Restoring the historic ceramic mosaic floor in the game larder at one of the UK's leading historic houses has been undertaken by National Federation of Terrazzo, Marble and Mosaic Specialists (NFTMMS) member, JW Restoration.
According to Federation spokesperson Brian James, this exemplifies the quality of the skills and craftsmanship of NFTMMS members which can produce the most spectacular results.
The game larder, which dates from 1909, was used to hang game that was shot on the Estate. It became derelict following the arrival of modern refrigeration techniques and was subsequently used to house chickens in the 1950s and 60s.
“We were specified for this project due to our expertise in mosaic restoration and our extensive experience of working within listed and historically important buildings”, comments Oliver Wood of JW Restoration. “It proved to be a fascinating and challenging project but also one which was hugely rewarding.”
The initial report revealed that the large octagonal mosaic floor was missing large sections of ceramic tiles, called tesserae, and there was damage where the original internal metal work had been removed. In addition, the game larder had suffered from exposure to the elements for many years and acidic attacked from years of chicken waste.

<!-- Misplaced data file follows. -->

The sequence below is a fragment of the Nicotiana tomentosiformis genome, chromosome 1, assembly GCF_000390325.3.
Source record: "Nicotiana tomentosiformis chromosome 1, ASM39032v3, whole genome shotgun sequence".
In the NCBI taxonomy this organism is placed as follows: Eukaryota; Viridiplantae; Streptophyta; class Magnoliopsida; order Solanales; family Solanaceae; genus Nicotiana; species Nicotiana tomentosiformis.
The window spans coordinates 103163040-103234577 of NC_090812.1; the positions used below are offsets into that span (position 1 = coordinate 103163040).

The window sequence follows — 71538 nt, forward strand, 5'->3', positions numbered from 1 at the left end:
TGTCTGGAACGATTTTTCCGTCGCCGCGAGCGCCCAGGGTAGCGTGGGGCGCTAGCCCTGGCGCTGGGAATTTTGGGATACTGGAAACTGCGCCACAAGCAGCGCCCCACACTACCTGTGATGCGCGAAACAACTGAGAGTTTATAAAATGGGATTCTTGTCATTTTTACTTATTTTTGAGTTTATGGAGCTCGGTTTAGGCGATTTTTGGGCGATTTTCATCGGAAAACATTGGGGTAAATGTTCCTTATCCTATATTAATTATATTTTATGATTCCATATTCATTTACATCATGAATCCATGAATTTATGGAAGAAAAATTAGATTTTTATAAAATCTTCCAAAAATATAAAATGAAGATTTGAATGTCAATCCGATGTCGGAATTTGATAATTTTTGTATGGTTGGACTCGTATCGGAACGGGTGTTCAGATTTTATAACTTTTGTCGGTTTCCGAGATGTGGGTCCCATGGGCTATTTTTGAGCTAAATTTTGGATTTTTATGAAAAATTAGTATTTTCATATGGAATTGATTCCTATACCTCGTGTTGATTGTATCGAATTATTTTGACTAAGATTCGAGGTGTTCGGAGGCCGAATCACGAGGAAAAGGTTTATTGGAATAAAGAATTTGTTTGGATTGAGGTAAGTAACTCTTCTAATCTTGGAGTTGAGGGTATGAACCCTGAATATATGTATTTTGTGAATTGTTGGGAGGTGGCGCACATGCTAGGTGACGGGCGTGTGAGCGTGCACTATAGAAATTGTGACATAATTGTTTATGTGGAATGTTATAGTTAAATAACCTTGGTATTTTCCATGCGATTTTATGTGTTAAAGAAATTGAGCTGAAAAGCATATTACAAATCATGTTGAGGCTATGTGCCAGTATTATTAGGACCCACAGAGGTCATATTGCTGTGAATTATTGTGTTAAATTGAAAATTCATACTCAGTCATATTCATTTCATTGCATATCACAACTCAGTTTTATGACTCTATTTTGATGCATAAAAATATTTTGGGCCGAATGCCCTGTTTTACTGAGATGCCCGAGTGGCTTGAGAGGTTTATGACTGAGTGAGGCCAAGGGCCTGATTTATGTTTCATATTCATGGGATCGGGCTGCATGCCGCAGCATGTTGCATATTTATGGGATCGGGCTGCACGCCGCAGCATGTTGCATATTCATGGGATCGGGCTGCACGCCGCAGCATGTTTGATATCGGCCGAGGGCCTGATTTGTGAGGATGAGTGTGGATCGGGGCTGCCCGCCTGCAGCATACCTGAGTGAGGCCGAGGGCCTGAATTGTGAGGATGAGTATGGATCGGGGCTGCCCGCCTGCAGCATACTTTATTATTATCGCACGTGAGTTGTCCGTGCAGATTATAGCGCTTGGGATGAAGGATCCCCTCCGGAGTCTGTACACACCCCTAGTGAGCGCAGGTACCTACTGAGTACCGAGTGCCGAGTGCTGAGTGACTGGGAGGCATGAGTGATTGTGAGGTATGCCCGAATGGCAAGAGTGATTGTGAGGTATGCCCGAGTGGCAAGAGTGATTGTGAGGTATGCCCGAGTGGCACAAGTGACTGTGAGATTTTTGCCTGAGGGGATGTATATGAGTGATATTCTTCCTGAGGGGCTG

“One particular challenge was matching the different coloured ceramic tesserae,” explained Oliver Wood. “The light and dark green tesserae proved the most difficult to match, but it was critical for all concerned that we achieve the closest possible fit to minimise the visibility of the restored areas.”
JW Restoration hand cut the tesserae to the correct size and appearance to match the original precisely. They worked from a rubbing of a section of the mosaic which allowed them to replicate the fan pattern of the original and the missing sections were then made in their workshop and transported to the stately home for the installation.
“Once the large missing sections were installed and grouted we were able to give the mosaic a non-abrasive deep clean to remove the years of organic soiling that had accumulated,” said Christian Jeeves
JWR was hired by specialist contractors Croft Building & Conservation Ltd, which oversaw the project and worked closely with architects Inskip Jenkins and specialist tile manufacturer Craven Dunnill.
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